And so we come to the first step in living with angels: we must purify ourselves to the utmost (I John 3:3) so as to become perfectly in tune with them and aware of their communications to us–most of which are on the subliminal or psychic level.
This being true, we should here consider the other types of angelic guardians: angels of baptism and angels of confirmation (chrismation).
Baptism and Confirmation angels
At baptism, another guardian angel is sent for the guarding and guiding of our mind, thoughts, and emotions–that is, the lesser part of our mind. Specifically, this angel works with the psychological and psychic sides of our nature, assisting us in conquering the negativity of the lower mind and psyche and in uplifting and enlightening it. This angel often inspires us with understanding and good thoughts.
We are more than psychic, however: we are spiritual. Therefore, in confirmation (chrismation), when we receive the indwelling Presence of the Holy Spirit, the Lord sends a third angel to guide and foster those aspects of our development which are to culminate in our deification and perfect union with God. This angel helps us in our spiritual practice, guiding and inspiring us in our ascent to God. Just think of that! We have present with us every single moment of our lives a spiritual guide and guardian whose whole function is to help us attain illumination. But again, we must cooperate with and communicate with this angel as well as our guardians of baptism and birth. Therefore we pray: “O angels of God, who art my guardians, this day/night illumine, protect, rule and guide me who am committed to thee by heavenly loving kindness. Amen.”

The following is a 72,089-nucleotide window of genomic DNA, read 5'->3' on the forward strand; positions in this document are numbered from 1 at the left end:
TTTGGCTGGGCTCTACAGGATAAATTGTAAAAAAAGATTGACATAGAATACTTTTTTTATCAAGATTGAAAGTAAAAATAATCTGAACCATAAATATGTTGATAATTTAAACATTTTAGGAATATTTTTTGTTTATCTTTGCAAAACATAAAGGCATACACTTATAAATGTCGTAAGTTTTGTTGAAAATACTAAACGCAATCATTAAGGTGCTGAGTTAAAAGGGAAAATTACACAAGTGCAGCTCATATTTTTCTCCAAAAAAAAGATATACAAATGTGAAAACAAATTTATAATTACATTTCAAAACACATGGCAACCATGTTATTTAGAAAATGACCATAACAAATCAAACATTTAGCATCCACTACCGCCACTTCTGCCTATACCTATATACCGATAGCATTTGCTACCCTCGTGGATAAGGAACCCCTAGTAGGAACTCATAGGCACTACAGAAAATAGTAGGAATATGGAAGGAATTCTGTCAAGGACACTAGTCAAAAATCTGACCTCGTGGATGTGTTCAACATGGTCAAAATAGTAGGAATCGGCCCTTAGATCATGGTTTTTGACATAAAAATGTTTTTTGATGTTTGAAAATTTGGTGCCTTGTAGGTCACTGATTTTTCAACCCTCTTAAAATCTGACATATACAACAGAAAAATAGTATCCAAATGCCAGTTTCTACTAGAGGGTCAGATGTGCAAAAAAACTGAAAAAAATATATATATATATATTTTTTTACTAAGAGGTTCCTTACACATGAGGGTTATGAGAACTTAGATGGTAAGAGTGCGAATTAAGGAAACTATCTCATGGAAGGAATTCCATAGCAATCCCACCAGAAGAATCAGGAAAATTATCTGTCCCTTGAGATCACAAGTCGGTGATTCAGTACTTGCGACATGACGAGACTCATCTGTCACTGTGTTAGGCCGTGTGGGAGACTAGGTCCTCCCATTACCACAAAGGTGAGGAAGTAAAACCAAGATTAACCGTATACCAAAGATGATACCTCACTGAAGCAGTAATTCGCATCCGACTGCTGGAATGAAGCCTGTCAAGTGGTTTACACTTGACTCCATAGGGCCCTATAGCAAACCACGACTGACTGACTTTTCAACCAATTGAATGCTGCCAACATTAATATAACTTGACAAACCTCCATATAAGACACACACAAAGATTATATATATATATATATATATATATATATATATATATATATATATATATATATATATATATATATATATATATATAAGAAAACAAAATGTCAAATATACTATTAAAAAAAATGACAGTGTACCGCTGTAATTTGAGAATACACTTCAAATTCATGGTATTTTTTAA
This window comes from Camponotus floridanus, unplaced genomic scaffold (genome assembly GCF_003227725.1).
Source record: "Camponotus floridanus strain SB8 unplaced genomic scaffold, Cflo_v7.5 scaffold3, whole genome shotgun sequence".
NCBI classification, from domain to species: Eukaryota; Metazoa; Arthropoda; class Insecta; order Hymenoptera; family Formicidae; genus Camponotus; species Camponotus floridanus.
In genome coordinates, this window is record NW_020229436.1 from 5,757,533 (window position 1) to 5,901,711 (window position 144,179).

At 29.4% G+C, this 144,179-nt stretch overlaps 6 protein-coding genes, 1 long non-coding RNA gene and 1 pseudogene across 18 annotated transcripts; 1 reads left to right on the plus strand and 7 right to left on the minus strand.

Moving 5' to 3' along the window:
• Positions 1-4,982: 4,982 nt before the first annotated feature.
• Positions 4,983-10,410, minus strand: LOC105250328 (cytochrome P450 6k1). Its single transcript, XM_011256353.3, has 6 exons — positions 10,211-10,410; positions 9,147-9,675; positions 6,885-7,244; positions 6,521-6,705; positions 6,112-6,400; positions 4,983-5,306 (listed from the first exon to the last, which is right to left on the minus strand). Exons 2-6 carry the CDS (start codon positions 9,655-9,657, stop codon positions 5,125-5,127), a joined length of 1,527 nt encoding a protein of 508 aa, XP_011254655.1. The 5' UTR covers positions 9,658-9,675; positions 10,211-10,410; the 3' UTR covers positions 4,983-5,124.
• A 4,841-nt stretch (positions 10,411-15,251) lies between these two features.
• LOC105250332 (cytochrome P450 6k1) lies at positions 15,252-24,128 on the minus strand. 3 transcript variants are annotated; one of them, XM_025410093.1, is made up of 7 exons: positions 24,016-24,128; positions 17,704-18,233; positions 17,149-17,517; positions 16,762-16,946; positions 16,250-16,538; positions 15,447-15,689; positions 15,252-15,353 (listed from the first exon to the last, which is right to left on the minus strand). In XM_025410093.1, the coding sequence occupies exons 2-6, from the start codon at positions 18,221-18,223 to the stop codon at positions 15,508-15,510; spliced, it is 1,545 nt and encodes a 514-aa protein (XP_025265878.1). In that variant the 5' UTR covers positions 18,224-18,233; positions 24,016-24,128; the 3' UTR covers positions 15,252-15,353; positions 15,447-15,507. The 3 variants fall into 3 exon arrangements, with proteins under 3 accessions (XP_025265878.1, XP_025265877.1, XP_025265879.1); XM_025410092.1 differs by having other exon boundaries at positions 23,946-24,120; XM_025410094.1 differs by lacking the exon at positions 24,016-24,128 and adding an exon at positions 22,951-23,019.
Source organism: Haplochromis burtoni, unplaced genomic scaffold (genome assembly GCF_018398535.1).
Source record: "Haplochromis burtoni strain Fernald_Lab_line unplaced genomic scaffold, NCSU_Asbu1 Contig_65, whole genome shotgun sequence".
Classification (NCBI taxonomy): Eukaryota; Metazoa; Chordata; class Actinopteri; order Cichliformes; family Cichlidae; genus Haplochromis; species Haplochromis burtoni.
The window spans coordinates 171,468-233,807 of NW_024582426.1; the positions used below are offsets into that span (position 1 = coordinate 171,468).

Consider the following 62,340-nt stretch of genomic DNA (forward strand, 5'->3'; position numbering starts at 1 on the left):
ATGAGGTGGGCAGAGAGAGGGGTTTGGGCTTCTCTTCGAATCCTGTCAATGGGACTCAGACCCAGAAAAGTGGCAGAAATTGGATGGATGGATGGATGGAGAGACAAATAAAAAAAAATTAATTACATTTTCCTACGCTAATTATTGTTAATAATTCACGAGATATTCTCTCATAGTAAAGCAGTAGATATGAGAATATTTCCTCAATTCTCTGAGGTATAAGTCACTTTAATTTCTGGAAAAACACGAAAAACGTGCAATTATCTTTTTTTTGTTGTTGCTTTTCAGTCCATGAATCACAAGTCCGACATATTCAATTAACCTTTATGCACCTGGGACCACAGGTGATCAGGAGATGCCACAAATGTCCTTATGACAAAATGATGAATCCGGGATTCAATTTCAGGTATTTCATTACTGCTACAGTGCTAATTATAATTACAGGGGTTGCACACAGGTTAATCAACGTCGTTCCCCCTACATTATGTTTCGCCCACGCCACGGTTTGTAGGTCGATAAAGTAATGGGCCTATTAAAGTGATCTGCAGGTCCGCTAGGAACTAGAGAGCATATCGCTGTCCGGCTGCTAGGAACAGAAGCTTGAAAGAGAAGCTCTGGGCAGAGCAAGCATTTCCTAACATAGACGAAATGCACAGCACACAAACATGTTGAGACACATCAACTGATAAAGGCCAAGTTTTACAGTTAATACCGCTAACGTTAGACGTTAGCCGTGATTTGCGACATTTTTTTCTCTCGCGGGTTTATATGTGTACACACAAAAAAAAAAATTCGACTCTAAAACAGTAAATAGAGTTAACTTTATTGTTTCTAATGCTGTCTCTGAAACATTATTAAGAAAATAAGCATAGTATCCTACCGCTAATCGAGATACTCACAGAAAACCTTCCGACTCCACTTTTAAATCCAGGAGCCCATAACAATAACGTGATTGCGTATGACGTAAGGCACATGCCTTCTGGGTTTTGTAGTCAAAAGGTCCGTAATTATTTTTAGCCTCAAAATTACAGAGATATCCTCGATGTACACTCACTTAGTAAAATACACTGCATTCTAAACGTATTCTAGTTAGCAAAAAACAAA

It is a great and wonderful thing when people can meet with men of wisdom and holiness, but those who been baptized and confirmed have two superhuman beings with them to perpetually guide them in the ways of holiness. A Christian thus has a trinity of angels always with him to guard and guide his threefold being of body, psyche (soul), and spirit to perfection. These angels are not just to protect us so we do not suffer pain or misfortune–they are for our attainment of Christhood.